The Turkish Football Federation (TFF) has confirmed that Guus Hiddink has left his position as coach of the national team by mutual consent.
Hiddink, 65, was expected to end his spell in charge of Turkey after failing to guide the country to next summer's European Championship in Poland and Ukraine.
The Dutchman watched on as his side held Croatia to a 0-0 draw in Zagreb in their Euro 2012 play-off on Tuesday, but the damage was already done after Turkey crashed to an embarrassing 3-0 home defeat in the first leg.
It was Hiddink's second successive qualification failure after missing out on the 2010 World Cup with Russia; he had previously boasted a 100% record having guided Netherlands to Euro '96 and World Cup '98, Australia to the 2006 World Cup and Russia to Euro 2008.
In his post-match interview on Tuesday he said that he expected to end his association with Turkey, saying: "I worked for future of Turkey but I think this is my last match with this team - there is a high probability of that."
Turkish football's governing body has now confirmed that it is searching for a new boss, with a statement on the TFF's official website thanking Hiddink for his services and wishing him "a healthy and happy life".
Speaking after Tuesday's match, Hiddink hit out at the structures in place in Turkish football, insisting that the present system was affecting the national team's chances of success.
"All national teams representing a country, starting with the under-14 side up to the senior level, depend on how the clubs are organised and how seriously they take the education of young players from the age of 10,'' Hiddink said in quotes reported by Turkish newspaper Today's Zaman.
"In countries like Germany and Holland, this system is highly developed and the results are obvious. On the other hand, only one or two players from Turkey's Under-19 and Under-21 sides have come through to senior level and while in those countries it's a reliable process, in Turkey it's an exception.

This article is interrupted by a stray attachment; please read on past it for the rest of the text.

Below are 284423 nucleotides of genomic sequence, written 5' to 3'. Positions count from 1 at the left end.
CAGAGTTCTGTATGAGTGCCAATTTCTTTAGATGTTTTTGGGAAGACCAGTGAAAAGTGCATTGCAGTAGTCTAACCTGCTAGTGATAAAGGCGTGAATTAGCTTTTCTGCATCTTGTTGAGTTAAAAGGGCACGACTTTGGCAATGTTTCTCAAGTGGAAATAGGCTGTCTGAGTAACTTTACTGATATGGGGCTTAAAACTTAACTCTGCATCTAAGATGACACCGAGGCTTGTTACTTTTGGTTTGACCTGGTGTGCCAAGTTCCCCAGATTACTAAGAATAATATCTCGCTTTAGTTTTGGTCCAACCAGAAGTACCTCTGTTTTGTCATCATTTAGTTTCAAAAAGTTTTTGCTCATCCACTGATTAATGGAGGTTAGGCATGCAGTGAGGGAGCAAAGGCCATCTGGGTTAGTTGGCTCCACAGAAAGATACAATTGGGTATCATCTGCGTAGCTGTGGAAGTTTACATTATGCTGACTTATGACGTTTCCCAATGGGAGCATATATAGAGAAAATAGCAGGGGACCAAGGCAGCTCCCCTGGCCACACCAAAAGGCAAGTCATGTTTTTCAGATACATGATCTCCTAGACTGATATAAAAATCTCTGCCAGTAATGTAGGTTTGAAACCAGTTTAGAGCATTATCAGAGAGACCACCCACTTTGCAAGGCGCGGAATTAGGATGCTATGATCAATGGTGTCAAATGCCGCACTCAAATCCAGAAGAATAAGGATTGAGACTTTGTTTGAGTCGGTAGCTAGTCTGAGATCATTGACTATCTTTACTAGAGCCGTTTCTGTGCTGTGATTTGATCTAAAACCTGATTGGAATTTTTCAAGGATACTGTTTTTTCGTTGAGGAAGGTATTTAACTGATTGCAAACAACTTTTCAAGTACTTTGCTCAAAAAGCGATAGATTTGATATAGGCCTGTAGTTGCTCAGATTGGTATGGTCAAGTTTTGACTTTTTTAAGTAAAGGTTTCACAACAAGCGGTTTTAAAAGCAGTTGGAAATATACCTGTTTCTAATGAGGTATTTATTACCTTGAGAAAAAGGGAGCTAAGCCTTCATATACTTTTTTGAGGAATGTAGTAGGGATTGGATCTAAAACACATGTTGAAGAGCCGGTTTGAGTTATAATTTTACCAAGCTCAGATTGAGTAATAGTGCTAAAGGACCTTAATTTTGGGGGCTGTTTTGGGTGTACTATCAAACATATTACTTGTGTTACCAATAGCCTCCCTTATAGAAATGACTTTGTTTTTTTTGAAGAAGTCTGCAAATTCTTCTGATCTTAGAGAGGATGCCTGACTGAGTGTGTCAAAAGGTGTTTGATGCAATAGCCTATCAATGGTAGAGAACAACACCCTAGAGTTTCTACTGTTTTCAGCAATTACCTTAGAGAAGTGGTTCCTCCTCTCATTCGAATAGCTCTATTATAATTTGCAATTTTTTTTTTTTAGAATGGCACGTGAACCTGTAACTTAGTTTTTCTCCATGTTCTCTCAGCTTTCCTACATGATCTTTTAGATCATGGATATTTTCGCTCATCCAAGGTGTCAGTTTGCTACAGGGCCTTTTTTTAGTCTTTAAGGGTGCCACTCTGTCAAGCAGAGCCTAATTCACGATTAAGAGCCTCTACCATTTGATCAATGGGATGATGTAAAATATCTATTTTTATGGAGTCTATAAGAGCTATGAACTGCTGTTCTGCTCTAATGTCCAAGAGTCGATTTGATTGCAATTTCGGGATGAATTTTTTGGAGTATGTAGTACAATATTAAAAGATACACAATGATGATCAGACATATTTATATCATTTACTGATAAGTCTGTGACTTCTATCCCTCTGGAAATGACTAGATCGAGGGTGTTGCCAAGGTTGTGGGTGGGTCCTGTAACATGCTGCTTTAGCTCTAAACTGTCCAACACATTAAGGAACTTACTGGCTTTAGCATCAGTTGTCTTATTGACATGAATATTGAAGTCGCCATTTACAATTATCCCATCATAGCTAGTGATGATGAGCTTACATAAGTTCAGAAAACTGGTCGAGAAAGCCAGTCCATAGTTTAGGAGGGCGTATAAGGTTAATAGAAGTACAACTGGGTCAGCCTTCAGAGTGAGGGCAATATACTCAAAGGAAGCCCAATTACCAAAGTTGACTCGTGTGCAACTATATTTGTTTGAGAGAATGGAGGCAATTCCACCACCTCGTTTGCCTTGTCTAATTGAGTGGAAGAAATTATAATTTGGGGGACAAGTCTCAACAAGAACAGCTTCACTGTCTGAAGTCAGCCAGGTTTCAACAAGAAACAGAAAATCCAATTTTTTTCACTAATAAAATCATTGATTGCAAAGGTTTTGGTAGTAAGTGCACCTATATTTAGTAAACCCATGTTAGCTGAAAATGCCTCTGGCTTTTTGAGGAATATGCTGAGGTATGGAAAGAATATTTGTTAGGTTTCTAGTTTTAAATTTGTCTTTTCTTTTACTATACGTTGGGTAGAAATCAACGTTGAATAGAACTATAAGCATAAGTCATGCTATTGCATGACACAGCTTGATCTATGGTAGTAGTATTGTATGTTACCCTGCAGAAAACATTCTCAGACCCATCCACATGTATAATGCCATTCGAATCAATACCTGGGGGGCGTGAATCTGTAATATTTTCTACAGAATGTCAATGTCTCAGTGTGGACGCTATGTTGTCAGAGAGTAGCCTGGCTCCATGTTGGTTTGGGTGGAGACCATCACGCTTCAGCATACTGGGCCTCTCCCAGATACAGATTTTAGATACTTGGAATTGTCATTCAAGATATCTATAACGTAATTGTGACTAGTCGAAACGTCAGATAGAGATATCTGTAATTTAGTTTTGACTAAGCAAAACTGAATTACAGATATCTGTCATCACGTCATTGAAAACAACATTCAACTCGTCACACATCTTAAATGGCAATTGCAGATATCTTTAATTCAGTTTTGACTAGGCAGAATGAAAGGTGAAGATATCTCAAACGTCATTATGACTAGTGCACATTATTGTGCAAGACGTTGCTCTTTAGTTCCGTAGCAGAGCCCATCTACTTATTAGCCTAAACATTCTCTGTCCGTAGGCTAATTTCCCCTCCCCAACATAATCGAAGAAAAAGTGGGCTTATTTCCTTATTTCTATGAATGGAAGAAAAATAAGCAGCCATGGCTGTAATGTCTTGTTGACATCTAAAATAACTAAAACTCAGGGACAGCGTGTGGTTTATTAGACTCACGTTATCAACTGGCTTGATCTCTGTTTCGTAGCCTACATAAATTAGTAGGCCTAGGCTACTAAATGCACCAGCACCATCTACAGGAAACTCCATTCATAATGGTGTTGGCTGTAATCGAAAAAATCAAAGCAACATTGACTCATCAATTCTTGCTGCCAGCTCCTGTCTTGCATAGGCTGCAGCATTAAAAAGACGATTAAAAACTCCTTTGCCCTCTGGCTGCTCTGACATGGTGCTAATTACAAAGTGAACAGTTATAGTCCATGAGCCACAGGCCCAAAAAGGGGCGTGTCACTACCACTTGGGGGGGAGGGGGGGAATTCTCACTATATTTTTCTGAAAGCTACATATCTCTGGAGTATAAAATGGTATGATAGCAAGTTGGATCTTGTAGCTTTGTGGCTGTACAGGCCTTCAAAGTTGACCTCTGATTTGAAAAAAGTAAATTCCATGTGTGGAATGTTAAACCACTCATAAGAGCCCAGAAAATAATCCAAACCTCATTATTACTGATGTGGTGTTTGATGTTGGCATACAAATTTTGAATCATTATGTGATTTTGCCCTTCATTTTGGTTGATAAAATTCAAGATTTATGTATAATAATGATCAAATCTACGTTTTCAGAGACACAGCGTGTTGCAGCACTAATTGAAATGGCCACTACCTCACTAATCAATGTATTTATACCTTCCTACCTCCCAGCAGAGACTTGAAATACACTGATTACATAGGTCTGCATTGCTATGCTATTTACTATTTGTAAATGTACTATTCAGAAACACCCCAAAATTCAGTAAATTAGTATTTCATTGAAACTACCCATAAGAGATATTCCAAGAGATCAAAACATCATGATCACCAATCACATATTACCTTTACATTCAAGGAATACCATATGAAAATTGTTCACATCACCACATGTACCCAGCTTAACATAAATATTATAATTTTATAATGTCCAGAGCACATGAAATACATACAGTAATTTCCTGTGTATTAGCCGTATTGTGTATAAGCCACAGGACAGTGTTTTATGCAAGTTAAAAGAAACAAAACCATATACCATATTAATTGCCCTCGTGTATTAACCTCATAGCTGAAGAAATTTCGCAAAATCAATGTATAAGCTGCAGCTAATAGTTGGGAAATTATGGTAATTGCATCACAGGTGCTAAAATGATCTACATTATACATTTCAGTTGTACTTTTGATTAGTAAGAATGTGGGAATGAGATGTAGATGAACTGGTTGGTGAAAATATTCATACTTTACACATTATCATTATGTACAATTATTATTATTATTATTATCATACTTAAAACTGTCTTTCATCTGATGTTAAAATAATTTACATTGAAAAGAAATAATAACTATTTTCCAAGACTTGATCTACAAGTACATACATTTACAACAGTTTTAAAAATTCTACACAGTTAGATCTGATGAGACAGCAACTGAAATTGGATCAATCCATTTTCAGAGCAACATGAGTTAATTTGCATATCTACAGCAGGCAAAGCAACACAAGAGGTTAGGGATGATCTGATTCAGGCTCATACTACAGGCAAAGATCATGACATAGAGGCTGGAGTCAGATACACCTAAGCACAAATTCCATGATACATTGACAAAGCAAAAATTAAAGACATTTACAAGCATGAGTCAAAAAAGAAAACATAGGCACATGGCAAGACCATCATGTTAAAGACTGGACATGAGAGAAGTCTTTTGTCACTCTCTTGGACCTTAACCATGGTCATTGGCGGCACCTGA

"Turkey has a lot of potential but will only take part in big tournaments more frequently if the system is organised in a better way, because the foundation must lie in the clubs and be 100% efficient.''
Hiddink, who boasts one of football's most impressive managerial CVs, is now certain to be in high demand and the likes of PSG and Anzhi Makhachkala have been linked with his services.
But the former Real Madrid manager has indicated that he plans to "take some time off" before taking up a new challenge and also claimed that the chance to move out of the managerial spotlight is an attractive prospect for him.
"I'm not ready to retire," Hiddink said. "I like to be involved with a team on a daily basis, but maybe I am ready to step out of the limelight a little bit, away from the cameras. Hopefully I will still be involved but perhaps it will be as an adviser or a consultant."
And the man who guided Chelsea to the 2009 FA Cup while in caretaker charge stated that he could be interested in a return to England.
"I've not made up my mind about the future yet," he said. "I'm going to take some time off and then we will see what happens, but I had a wonderful time in England. It was great at Chelsea, a terrific time, but that doesn't mean I am ready to start tomorrow. I need some time to reflect."